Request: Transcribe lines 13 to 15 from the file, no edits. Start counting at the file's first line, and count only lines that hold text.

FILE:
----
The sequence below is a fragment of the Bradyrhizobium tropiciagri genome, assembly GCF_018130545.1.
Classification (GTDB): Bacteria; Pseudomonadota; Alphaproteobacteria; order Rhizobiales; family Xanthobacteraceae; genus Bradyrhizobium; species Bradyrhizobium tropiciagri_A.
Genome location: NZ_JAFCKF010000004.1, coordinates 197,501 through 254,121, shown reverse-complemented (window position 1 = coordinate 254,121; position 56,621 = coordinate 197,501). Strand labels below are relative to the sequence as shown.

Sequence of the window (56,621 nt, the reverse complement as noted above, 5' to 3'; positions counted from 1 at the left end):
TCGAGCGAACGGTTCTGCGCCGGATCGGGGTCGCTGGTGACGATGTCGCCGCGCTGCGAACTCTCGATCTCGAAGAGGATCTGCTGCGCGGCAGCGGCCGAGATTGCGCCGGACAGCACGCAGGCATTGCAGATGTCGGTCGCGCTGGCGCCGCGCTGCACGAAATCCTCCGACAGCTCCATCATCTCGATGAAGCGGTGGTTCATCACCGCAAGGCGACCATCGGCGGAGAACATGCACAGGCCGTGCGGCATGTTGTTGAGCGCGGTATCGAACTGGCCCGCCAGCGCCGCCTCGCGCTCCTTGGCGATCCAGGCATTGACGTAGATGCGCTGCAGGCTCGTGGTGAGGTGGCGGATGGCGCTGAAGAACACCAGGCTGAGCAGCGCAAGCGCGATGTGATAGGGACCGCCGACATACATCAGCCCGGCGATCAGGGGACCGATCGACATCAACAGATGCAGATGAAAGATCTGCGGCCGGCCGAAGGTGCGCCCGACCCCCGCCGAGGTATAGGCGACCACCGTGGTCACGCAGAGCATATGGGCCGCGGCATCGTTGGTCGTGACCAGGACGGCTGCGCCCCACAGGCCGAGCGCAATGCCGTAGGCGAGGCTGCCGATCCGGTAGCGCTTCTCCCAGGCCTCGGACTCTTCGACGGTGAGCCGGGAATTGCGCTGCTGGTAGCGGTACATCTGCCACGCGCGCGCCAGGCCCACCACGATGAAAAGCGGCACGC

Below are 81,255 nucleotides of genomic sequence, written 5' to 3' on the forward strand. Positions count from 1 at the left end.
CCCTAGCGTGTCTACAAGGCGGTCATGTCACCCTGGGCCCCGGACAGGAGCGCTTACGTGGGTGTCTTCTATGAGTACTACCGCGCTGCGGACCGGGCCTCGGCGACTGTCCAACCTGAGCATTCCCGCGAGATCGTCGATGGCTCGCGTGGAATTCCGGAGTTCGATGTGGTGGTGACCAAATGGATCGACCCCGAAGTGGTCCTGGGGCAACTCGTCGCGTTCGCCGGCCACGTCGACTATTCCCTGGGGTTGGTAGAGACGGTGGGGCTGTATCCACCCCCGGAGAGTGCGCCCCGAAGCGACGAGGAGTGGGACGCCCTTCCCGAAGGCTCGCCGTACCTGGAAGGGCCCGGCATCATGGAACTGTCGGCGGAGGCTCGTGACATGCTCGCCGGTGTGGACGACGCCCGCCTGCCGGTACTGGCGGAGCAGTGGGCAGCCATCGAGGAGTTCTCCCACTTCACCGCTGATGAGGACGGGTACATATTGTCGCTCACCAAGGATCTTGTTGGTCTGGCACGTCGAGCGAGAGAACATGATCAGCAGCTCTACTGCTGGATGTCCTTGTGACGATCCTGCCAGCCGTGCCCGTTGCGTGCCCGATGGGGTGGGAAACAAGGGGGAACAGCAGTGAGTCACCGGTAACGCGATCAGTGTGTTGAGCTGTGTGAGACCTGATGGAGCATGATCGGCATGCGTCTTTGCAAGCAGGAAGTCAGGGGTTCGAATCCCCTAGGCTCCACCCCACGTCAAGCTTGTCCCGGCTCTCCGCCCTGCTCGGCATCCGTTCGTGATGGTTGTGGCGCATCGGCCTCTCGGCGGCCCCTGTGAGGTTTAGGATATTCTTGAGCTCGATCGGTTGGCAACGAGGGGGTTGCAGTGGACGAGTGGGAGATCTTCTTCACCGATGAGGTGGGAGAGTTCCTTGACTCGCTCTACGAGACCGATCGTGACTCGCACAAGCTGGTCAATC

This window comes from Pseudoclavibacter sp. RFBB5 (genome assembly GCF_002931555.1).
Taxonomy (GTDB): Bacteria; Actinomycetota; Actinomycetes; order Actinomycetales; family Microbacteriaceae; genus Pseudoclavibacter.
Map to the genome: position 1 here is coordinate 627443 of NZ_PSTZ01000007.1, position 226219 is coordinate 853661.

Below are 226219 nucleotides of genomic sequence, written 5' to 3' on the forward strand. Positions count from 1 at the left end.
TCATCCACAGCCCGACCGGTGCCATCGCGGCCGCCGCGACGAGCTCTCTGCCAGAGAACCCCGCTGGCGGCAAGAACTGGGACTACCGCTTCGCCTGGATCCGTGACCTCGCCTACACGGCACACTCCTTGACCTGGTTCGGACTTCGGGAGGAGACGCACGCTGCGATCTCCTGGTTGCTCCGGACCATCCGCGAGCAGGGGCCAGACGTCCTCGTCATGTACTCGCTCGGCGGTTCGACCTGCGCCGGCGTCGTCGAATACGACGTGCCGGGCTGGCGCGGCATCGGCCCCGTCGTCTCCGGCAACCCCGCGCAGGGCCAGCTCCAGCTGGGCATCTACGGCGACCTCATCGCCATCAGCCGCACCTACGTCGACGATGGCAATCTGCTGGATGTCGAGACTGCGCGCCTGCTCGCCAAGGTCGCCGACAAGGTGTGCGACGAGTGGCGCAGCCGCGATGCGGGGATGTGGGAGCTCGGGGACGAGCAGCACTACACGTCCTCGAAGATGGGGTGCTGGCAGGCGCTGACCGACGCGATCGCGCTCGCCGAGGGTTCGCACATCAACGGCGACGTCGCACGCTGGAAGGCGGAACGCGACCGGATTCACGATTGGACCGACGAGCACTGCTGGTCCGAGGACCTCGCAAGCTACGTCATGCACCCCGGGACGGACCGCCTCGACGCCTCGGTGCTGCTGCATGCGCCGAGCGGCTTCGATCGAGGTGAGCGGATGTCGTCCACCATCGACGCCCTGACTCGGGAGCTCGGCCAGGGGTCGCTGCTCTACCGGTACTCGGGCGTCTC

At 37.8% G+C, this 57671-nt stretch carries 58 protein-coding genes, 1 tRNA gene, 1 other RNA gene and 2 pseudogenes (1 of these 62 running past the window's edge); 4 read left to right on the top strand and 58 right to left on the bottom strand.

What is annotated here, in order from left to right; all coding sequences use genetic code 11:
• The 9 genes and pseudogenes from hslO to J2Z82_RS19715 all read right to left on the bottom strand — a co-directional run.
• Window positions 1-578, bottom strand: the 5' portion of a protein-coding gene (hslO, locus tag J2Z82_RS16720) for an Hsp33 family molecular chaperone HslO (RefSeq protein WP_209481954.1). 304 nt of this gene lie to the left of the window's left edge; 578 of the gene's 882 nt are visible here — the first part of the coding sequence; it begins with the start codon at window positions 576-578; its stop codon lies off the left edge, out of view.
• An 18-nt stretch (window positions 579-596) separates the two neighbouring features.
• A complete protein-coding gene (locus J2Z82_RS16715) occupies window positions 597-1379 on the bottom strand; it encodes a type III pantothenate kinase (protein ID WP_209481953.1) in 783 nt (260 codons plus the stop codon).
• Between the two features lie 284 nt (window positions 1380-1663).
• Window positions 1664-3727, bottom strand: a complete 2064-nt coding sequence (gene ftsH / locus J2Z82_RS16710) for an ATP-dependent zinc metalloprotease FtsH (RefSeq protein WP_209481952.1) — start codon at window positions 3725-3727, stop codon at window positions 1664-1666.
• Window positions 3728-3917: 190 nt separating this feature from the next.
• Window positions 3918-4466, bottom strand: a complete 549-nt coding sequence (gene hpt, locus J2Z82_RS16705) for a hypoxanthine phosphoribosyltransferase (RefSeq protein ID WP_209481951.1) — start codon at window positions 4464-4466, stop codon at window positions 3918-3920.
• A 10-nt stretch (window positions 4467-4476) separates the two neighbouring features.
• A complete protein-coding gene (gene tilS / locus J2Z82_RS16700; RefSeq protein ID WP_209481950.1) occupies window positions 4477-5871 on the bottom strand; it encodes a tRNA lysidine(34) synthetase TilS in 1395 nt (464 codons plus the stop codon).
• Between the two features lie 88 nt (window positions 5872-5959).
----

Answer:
At 37.8% G+C, this 57671-nt stretch carries 58 protein-coding genes, 1 tRNA gene, 1 other RNA gene and 2 pseudogenes (1 of these 62 running past the window's edge); 4 read left to right on the top strand and 58 right to left on the bottom strand.

What is annotated here, in order from left to right; all coding sequences use genetic code 11:
• The 9 genes and pseudogenes from hslO to J2Z82_RS19715 all read right to left on the bottom strand — a co-directional run.